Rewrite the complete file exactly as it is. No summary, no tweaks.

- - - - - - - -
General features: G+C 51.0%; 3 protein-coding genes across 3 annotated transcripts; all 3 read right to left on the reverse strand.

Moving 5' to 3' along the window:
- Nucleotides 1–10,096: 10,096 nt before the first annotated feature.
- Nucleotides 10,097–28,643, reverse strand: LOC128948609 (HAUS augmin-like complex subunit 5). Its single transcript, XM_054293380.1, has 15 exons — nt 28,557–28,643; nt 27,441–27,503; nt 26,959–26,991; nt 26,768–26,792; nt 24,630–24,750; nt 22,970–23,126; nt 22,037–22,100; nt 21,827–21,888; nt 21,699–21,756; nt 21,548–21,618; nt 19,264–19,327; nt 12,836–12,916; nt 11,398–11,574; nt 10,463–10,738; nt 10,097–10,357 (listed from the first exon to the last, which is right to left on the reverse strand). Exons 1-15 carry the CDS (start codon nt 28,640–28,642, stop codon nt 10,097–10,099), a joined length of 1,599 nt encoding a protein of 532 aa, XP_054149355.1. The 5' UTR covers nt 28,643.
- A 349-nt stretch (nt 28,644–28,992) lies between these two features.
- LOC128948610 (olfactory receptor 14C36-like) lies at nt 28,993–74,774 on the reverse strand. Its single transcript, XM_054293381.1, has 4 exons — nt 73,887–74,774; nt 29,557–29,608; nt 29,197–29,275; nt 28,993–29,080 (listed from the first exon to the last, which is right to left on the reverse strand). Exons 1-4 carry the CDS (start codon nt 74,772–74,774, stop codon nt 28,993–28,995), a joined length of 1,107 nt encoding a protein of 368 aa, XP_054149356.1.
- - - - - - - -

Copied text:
General features: G+C 51.0%; 3 protein-coding genes across 3 annotated transcripts; all 3 read right to left on the reverse strand.

Moving 5' to 3' along the window:
- Nucleotides 1–10,096: 10,096 nt before the first annotated feature.
- Nucleotides 10,097–28,643, reverse strand: LOC128948609 (HAUS augmin-like complex subunit 5). Its single transcript, XM_054293380.1, has 15 exons — nt 28,557–28,643; nt 27,441–27,503; nt 26,959–26,991; nt 26,768–26,792; nt 24,630–24,750; nt 22,970–23,126; nt 22,037–22,100; nt 21,827–21,888; nt 21,699–21,756; nt 21,548–21,618; nt 19,264–19,327; nt 12,836–12,916; nt 11,398–11,574; nt 10,463–10,738; nt 10,097–10,357 (listed from the first exon to the last, which is right to left on the reverse strand). Exons 1-15 carry the CDS (start codon nt 28,640–28,642, stop codon nt 10,097–10,099), a joined length of 1,599 nt encoding a protein of 532 aa, XP_054149355.1. The 5' UTR covers nt 28,643.
- A 349-nt stretch (nt 28,644–28,992) lies between these two features.
- LOC128948610 (olfactory receptor 14C36-like) lies at nt 28,993–74,774 on the reverse strand. Its single transcript, XM_054293381.1, has 4 exons — nt 73,887–74,774; nt 29,557–29,608; nt 29,197–29,275; nt 28,993–29,080 (listed from the first exon to the last, which is right to left on the reverse strand). Exons 1-4 carry the CDS (start codon nt 74,772–74,774, stop codon nt 28,993–28,995), a joined length of 1,107 nt encoding a protein of 368 aa, XP_054149356.1.